Freezing rain, black ice and fog at night: How the hell would a self-driving car deal with that?

To be redundant enough to keep a car moving along, it would be insanely cost prohibitive. If Camera A fails, and it needs it to keep moving forward, does backup Camera B kick in?

You can get a decent camera sensor for $50 or less. We have different notions of what cost prohibitive means. Granted some things like LiDAR are at least currently damn expensive, but all you need is enough to make it safely to the side of the road. That's not a difficult task.

What if the "failure", doesn't impede the ability for the car to function and you are outside of cell reception in bad weather? Where if it had manual controls you could drive it to safety.

What if your car breaks down outside of cell coverage now? You seem way too intent on finding any possibility of a problem. Problems exist with everything. If it solves more problems than it creates it's a net positive though, and that doesn't seem an insurmountable bar.

Also satellite locator beacons and messengers are quite affordable, and I would expect we would see those at least on commercial vehicles.

It has to be a non nuisance. If at any point you get in the car, and it doesn't do what you want it to do in a situation that you think, well fuck I could have done that, or driven, but it couldn't, and or wouldn't allow me to, then it's "I demand a refund", or get pissed off and do something bad.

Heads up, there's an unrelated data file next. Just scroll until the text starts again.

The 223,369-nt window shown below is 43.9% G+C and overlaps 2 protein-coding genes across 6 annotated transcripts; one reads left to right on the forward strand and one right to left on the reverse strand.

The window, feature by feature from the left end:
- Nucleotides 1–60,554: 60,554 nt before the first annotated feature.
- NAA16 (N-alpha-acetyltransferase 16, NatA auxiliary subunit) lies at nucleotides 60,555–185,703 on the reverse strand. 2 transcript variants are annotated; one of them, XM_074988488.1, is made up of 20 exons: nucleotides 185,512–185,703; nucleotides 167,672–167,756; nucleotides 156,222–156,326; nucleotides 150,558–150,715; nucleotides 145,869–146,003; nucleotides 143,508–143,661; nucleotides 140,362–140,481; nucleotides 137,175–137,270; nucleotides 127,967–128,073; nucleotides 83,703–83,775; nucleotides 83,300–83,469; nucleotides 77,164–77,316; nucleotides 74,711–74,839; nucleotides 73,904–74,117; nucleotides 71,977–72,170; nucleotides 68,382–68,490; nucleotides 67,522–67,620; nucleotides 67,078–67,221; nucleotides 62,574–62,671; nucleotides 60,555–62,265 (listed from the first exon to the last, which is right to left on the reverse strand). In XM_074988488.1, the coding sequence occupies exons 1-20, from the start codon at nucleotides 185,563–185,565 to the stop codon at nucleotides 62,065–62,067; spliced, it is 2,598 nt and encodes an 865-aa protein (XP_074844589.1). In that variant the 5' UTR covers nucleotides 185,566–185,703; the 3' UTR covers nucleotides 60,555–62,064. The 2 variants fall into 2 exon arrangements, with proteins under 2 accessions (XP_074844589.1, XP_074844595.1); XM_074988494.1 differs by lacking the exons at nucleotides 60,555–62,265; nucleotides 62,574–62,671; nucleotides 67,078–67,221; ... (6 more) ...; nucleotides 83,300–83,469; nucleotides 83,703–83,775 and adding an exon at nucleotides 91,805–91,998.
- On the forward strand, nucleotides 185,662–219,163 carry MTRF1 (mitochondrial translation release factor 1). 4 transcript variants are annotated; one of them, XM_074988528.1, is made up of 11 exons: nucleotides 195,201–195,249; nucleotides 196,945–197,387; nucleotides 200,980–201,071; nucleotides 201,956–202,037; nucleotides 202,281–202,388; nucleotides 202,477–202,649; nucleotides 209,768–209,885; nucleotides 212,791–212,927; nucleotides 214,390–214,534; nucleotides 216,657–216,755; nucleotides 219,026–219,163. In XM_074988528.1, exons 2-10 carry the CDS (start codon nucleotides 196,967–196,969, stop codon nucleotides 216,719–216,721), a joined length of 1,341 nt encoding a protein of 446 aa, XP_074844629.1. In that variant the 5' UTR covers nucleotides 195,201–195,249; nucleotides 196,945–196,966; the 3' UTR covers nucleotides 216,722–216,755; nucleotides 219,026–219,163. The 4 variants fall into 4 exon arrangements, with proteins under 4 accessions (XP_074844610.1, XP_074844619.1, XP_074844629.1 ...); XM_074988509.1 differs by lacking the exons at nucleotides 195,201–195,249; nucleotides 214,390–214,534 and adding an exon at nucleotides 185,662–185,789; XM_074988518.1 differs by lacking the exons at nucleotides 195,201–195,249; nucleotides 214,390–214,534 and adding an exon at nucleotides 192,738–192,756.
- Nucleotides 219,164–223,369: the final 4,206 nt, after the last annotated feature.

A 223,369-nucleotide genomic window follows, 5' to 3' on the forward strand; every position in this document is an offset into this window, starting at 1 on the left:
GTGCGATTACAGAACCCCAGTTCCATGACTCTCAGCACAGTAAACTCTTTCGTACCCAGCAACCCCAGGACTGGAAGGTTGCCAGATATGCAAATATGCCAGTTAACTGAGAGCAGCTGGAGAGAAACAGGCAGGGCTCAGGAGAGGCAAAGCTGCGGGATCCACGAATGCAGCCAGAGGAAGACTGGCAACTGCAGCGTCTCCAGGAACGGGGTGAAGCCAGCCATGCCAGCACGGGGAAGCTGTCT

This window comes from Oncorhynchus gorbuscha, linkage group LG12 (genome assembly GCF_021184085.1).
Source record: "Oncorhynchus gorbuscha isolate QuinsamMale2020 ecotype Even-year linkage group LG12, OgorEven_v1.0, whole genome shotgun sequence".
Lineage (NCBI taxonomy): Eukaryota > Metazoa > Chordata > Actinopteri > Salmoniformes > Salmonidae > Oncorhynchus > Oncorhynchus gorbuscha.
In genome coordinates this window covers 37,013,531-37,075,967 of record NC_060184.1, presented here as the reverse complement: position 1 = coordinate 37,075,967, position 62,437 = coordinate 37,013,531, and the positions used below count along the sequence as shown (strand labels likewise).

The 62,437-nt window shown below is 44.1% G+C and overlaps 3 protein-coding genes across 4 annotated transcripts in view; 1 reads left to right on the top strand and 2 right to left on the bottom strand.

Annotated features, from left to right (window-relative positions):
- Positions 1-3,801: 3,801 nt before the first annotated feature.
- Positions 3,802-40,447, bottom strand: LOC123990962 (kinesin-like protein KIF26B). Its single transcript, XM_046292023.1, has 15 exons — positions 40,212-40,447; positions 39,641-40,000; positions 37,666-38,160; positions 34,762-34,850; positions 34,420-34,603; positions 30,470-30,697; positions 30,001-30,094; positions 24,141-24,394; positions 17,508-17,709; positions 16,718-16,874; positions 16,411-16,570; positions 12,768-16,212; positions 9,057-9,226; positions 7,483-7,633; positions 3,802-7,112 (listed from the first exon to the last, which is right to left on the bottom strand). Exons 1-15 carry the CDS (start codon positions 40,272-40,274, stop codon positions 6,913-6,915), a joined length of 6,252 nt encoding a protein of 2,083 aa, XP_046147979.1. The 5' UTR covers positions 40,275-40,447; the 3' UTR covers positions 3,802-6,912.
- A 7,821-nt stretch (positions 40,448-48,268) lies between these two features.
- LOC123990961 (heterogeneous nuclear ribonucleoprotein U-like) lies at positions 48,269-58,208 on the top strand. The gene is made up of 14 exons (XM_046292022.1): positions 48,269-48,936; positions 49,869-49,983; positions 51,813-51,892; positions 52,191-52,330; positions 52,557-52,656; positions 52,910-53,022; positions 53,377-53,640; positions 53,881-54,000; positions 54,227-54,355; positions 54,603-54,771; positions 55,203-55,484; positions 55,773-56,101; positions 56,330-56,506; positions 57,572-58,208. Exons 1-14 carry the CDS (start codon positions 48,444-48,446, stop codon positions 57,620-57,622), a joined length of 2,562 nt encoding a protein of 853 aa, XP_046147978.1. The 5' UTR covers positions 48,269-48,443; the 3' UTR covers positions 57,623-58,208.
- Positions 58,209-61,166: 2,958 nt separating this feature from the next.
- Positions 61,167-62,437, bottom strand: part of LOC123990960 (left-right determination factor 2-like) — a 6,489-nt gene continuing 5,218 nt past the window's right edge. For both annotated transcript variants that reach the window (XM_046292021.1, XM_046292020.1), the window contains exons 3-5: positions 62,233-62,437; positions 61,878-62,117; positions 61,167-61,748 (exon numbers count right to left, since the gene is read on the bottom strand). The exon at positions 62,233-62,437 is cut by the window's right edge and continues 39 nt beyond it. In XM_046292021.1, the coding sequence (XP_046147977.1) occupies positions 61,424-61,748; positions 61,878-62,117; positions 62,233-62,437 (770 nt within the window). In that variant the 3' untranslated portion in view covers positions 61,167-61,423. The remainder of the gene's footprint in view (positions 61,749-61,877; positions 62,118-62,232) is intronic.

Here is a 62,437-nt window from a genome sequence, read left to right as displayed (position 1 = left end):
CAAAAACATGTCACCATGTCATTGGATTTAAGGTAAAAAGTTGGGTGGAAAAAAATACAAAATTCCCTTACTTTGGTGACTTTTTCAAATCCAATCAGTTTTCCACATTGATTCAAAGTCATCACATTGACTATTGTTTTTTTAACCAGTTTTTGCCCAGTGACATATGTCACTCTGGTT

Again, you're expecting it to be perfect. You're free to make the decision to avoid the technology if you like (for as long as alternatives exist), but others will almost certainly find it good enough. There are drawbacks with email over sending a letter; there are drawbacks over driving vs. riding a horse. People accept those drawbacks in most situations because overall they make life better.

Under no circumstance will that decision always be 100% in favor of a non accident. It will happen.

/r/SelfDrivingCars Thread